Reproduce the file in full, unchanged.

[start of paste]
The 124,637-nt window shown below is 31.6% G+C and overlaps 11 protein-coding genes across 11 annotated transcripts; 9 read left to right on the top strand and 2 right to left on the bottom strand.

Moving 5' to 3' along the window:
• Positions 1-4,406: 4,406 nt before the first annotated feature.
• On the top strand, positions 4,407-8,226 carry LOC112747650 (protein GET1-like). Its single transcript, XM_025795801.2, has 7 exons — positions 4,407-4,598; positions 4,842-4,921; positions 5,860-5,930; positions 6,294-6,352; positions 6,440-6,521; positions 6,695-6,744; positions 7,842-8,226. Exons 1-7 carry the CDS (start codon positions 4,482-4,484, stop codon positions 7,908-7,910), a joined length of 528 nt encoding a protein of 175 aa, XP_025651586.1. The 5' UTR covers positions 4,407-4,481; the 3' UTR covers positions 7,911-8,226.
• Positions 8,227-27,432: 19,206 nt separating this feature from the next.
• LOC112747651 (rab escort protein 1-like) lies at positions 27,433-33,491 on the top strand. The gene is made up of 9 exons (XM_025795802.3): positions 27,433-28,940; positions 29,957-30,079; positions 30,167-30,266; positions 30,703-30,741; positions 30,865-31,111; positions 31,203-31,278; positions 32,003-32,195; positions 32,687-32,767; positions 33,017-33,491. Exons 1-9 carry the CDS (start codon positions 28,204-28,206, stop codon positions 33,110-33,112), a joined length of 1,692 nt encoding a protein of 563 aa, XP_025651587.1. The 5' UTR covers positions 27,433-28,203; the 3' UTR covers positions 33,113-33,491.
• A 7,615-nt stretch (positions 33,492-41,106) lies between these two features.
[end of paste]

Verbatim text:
The 124,637-nt window shown below is 31.6% G+C and overlaps 11 protein-coding genes across 11 annotated transcripts; 9 read left to right on the top strand and 2 right to left on the bottom strand.

Moving 5' to 3' along the window:
• Positions 1-4,406: 4,406 nt before the first annotated feature.
• On the top strand, positions 4,407-8,226 carry LOC112747650 (protein GET1-like). Its single transcript, XM_025795801.2, has 7 exons — positions 4,407-4,598; positions 4,842-4,921; positions 5,860-5,930; positions 6,294-6,352; positions 6,440-6,521; positions 6,695-6,744; positions 7,842-8,226. Exons 1-7 carry the CDS (start codon positions 4,482-4,484, stop codon positions 7,908-7,910), a joined length of 528 nt encoding a protein of 175 aa, XP_025651586.1. The 5' UTR covers positions 4,407-4,481; the 3' UTR covers positions 7,911-8,226.
• Positions 8,227-27,432: 19,206 nt separating this feature from the next.
• LOC112747651 (rab escort protein 1-like) lies at positions 27,433-33,491 on the top strand. The gene is made up of 9 exons (XM_025795802.3): positions 27,433-28,940; positions 29,957-30,079; positions 30,167-30,266; positions 30,703-30,741; positions 30,865-31,111; positions 31,203-31,278; positions 32,003-32,195; positions 32,687-32,767; positions 33,017-33,491. Exons 1-9 carry the CDS (start codon positions 28,204-28,206, stop codon positions 33,110-33,112), a joined length of 1,692 nt encoding a protein of 563 aa, XP_025651587.1. The 5' UTR covers positions 27,433-28,203; the 3' UTR covers positions 33,113-33,491.
• A 7,615-nt stretch (positions 33,492-41,106) lies between these two features.